For the majority of students at VCU, finals consist of fairly straightforward exams in essay, short answer or multiple-choice format.
For students in VCUarts, however, testing methods are not as direct or obvious, and the accumulation of knowledge cannot be demonstrated in a basic 50-question structure. While the execution may be different, the overall intent remains much the same.
The CT has been following five VCUarts freshmen through their first year as a part of the series “Yearlong Audition.” Their finals range from visual projects that must be constructed to performance based finals with faculty judges.
“I think maybe on the surface it does look very different from an academic course where… it seems very obvious that you’re seeing a summary of everything you’ve learned throughout the semester,” said Elissa Armstrong, head of the art foundation program (AFO), in which both Andrew Kearns and Brooke Marsh are currently enrolled.
“In an art class, what we’re trying to see, in all the different manifestations of a final, is… the same sort of thing: what have you learned throughout the semester?”
In this sense, final projects – whether a physically constructed object or a form of performance – often become the embodiment of the student’s progress over the course of the semester.
Dance major Rex Kenendy, theater major Tricia Wiles and voice major Kate Rancka, will perform for their respective faculty.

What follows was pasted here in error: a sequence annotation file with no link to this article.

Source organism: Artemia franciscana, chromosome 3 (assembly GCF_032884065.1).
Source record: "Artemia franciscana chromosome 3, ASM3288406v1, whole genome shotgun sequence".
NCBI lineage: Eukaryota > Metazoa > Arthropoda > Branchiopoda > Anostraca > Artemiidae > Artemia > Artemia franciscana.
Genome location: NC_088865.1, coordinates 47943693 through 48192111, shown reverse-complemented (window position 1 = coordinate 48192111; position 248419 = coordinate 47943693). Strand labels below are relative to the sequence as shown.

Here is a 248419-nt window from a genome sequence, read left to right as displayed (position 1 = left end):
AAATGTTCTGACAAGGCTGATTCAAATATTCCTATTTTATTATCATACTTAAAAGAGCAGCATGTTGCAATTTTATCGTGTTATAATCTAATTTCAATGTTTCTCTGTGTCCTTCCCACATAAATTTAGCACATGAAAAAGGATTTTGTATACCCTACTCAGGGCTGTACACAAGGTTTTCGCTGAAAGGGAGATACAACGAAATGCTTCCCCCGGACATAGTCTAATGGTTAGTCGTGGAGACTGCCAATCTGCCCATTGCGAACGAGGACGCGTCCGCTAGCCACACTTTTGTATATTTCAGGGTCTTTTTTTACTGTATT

Despite needing to memorize four songs in seventeenth and eighteenth century English and Italian for her finals, Kate Rancka is confident in her abilities to do well.
“I probably need to manage my time better when it comes to memorizing my music,” Rancka said.
For finals, voice majors perform in what are called juries. Juries occur at the end of each semester and are divided into eight different levels. For each jury, voice majors must perform songs for a small audience of faculty members and will be graded on their performance.
As a first semester freshman, Rancka is currently preparing for her level one jury. Part teacher-assigned and part student-selected, jury songs are chosen at the beginning of each semester, giving students the full term to perfect them.
Since not all jury members will know all voice students, students open their jury performance with their strongest piece. Jury members then request an additional one to two songs from the student’s selection. Beyond memorization and performance of each song, students are required to know background information about the composer, song content, terms and translations.
In regards to her other finals, Rancka anticipates that keyboarding will be her most difficult exam. Keyboarding counts as Rancka’s secondary instrument, of which three semesters practice are required for all vocal performance majors.